On September 13, 2013, New York Law School had the pleasure of hosting a few of the most progressive civil rights lawyers and social justice advocates at our Racial Justice Symposium, Remembering the Dream, Renewing the Dream. We were also proud to host several of the Civil Rights Movement’s pioneers, including Clarence Jones, Dr. King’s lawyer, adviser and one of our featured panelists. During the “Fierce Urgency of Now” panel, Jones discussed the March on Washington, its history and how Dr. King’s “I Have A Dream” speech came to be. Mr. Jones also discussed some of the statistics and issues facing minorities today, such as the correlation between single-parent homes and poverty rates for African-Americans. The discussions of the day concentrated on the challenges social justice advocates face in modern society and the strategies they can utilize to counteract issues such as apathy within the community.
SAVE THE DATE! Friday, September 13, 2013 at New York Law School
Remembering the Dream, Renewing the Dream: Celebrating the 50th Anniversary of Dr. Martin Luther King, Jr.’s “I Have A Dream” Speech and the March on Washington
On the 50th Anniversary of Dr. Martin Luther King, Jr.’s “I Have A Dream” speech and the March on Washington, leaders of the civil rights movement will join prominent civil and human rights attorneys and legal scholars to reflect on the impact Dr. King’s speech and the March had on the civil rights movement, examine civil rights enforcement in the federal courts, and discuss the legacy of these events today and for the future.
For more information or to pre-register, visit the symposium website at www.nyls.edu/RememberingTheDream.
Sponsored by the Justice Action Center at New York Law School, the New York Law School Racial Justice Project, and the New York Law School Law Review. Selected papers presented at the symposium will be published in a future issue of the New York Law School Law Review.
With nearly 300 attendees, our spring Symposium was an unqualified success. We are grateful to the many practitioners, academics, organizers, and members of the public who prepared materials, spoke on a panel, or attended the day’s events.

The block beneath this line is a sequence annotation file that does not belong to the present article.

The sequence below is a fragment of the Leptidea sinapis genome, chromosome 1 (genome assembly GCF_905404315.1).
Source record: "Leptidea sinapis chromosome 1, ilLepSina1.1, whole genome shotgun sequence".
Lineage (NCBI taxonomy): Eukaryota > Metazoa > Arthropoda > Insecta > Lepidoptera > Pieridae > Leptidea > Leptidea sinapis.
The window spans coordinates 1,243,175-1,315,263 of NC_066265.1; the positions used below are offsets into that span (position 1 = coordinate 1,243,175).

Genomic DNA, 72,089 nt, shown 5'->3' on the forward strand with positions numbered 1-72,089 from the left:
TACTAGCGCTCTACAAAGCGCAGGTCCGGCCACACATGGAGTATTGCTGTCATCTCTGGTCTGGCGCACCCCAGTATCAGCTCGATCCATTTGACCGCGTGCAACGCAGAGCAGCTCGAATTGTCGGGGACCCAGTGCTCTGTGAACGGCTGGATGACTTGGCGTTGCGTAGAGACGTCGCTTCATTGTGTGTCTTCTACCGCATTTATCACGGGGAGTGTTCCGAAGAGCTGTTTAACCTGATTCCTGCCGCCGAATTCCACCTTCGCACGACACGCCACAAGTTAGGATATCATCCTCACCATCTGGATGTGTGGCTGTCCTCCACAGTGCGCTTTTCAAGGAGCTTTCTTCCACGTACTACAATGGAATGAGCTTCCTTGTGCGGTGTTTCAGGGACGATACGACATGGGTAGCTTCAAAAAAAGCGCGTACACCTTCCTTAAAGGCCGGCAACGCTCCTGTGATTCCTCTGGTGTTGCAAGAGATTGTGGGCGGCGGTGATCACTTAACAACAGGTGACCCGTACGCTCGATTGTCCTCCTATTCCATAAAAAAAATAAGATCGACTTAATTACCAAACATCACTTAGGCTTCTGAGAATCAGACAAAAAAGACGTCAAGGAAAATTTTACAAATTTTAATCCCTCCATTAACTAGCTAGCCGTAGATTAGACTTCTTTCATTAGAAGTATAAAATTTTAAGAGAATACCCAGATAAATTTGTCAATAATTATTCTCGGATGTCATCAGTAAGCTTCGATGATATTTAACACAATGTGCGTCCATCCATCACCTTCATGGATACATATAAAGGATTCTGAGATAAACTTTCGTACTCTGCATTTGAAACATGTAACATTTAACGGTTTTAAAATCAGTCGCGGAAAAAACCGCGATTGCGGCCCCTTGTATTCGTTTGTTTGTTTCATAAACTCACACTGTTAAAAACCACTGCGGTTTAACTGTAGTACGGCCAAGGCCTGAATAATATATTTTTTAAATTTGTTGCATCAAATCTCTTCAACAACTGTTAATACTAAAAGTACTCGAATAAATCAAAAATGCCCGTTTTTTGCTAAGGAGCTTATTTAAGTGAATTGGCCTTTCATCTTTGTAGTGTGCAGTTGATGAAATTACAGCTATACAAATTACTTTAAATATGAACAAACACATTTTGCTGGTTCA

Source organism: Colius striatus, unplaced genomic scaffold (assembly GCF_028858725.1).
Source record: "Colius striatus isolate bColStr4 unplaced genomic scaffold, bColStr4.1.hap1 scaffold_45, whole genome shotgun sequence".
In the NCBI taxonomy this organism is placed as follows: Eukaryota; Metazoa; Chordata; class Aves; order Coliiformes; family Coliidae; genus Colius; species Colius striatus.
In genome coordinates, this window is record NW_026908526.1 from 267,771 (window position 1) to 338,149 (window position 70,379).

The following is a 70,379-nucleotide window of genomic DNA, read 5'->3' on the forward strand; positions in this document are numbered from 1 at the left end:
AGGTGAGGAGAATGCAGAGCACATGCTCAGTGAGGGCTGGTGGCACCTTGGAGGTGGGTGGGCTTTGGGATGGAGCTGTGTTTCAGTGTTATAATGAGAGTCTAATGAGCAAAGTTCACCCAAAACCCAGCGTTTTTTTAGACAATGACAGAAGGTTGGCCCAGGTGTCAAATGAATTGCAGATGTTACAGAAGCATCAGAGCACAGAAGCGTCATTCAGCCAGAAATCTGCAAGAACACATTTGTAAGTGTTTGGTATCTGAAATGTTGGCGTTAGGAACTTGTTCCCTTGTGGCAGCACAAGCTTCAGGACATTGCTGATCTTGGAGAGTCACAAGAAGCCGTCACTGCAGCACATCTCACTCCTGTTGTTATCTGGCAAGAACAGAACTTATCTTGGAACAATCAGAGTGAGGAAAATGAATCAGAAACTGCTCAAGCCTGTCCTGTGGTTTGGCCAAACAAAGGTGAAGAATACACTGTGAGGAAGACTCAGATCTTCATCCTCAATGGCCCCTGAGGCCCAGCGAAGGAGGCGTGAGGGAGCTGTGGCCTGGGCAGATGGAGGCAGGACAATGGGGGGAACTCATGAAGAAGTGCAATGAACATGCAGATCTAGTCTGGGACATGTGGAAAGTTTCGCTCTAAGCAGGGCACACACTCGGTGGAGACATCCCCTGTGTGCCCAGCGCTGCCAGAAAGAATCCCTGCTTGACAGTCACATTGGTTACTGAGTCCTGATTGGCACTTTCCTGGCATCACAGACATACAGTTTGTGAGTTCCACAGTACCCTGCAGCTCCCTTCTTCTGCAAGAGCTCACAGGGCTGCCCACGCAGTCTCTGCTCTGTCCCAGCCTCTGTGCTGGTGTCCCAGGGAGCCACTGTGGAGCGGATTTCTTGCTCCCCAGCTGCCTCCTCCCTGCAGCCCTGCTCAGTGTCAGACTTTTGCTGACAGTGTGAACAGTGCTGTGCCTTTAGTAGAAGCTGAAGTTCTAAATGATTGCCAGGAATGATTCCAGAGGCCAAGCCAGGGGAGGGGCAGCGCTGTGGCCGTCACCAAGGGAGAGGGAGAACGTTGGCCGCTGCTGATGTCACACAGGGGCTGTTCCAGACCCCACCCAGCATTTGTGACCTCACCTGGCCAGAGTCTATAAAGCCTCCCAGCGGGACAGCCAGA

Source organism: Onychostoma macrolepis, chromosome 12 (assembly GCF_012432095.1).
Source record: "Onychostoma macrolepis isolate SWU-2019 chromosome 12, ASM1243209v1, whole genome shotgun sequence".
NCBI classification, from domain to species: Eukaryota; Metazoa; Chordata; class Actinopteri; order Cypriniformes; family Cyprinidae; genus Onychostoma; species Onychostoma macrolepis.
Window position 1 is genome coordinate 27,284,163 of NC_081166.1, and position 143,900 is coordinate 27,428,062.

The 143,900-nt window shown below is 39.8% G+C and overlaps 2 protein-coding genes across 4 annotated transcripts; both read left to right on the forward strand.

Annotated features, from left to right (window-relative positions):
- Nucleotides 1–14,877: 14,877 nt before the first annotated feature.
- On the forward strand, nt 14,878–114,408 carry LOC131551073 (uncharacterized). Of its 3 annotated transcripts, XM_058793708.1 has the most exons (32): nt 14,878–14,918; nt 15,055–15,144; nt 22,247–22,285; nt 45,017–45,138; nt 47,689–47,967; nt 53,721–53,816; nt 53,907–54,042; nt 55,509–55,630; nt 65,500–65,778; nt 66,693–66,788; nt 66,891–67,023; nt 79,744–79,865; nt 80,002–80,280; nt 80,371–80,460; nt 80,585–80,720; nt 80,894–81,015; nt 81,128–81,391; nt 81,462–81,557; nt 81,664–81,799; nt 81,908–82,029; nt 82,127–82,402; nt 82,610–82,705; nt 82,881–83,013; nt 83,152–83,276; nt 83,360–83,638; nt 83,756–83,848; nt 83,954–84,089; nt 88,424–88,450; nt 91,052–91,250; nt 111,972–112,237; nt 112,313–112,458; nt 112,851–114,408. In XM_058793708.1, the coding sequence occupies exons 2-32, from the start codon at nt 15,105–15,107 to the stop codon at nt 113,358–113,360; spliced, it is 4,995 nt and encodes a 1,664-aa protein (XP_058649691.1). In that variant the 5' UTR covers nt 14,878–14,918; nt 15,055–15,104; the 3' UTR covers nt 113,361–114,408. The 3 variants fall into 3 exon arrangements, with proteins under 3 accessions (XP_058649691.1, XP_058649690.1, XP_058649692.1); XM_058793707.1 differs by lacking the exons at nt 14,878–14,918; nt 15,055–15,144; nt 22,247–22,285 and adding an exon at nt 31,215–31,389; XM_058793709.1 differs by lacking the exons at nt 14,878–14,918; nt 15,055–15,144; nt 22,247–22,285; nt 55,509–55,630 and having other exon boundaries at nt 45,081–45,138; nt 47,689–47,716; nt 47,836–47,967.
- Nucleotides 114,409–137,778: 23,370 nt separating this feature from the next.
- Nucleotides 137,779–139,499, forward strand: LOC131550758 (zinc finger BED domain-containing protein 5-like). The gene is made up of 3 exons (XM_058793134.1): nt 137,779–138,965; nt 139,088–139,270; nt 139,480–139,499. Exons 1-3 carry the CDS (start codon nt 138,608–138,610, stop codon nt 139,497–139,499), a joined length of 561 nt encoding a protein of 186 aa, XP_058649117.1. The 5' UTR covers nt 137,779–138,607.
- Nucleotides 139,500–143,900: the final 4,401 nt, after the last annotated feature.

For those who weren’t able to attend, we are extremely pleased to announce that video of the symposium is now available for streaming on our website. Click here to launch the video player.
Ripples of Injustice:
The Impact of Criminal Justice Policies on Minority Communities
The Justice Action Center’s Racial Justice Project and the Racial Justice Project of the American Civil Liberties Union are pleased to co-sponsor a one-day conference in New York City for advocates, organizers, litigators, researchers, and individuals to explore the impact of criminal justice policies and practices on minority communities. The conference will take place on Friday, April 27, 2012, at New York Law School. The conference will explore the long-term impact of criminal justice policies on the home communities. For more information, including registration, a complete schedule of events, and continuing legal education information, please visit the conference website: www.nyls.edu/Symposium2012.
Videos of our recent symposium, the School-to-Prison-Pipeline, are now available for online viewing.
The School-to-Prison Pipeline refers to systemic policies and practices that push our nation’s schoolchildren, especially at-risk children, out of classrooms and into the juvenile and criminal justice systems. It reflects a prioritization of incarceration over education, particularly for children of color.
This one-day conference brought together attorneys, researchers, students, and other advocates from across the nation and from the diverse fields of education law, racial justice, civil rights, juvenile justice, and disabilities law, among others. A large portion of the conference was devoted to breakout sessions, permitting participants to gather in small groups to brainstorm and develop promising new strategies for this work.
Click here to view the videos.